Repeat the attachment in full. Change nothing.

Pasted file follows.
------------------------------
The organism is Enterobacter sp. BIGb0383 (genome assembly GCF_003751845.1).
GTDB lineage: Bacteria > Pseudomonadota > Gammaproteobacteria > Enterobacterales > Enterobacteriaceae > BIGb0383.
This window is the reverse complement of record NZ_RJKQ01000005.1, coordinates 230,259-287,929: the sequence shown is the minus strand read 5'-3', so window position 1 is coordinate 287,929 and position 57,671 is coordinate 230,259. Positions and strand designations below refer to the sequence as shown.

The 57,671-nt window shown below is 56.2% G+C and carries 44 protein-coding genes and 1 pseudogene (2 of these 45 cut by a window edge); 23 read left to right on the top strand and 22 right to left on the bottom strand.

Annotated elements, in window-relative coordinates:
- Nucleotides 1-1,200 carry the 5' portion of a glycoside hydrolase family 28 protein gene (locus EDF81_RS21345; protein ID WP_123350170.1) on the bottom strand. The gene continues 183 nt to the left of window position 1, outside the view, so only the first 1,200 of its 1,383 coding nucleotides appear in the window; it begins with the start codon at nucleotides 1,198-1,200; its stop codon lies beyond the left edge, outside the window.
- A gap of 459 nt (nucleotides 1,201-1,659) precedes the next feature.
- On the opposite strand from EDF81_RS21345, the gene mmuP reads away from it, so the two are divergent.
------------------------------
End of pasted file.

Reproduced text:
The organism is Enterobacter sp. BIGb0383 (genome assembly GCF_003751845.1).
GTDB lineage: Bacteria > Pseudomonadota > Gammaproteobacteria > Enterobacterales > Enterobacteriaceae > BIGb0383.
This window is the reverse complement of record NZ_RJKQ01000005.1, coordinates 230,259-287,929: the sequence shown is the minus strand read 5'-3', so window position 1 is coordinate 287,929 and position 57,671 is coordinate 230,259. Positions and strand designations below refer to the sequence as shown.

The 57,671-nt window shown below is 56.2% G+C and carries 44 protein-coding genes and 1 pseudogene (2 of these 45 cut by a window edge); 23 read left to right on the top strand and 22 right to left on the bottom strand.

Annotated elements, in window-relative coordinates:
- Nucleotides 1-1,200 carry the 5' portion of a glycoside hydrolase family 28 protein gene (locus EDF81_RS21345; protein ID WP_123350170.1) on the bottom strand. The gene continues 183 nt to the left of window position 1, outside the view, so only the first 1,200 of its 1,383 coding nucleotides appear in the window; it begins with the start codon at nucleotides 1,198-1,200; its stop codon lies beyond the left edge, outside the window.
- A gap of 459 nt (nucleotides 1,201-1,659) precedes the next feature.
- On the opposite strand from EDF81_RS21345, the gene mmuP reads away from it, so the two are divergent.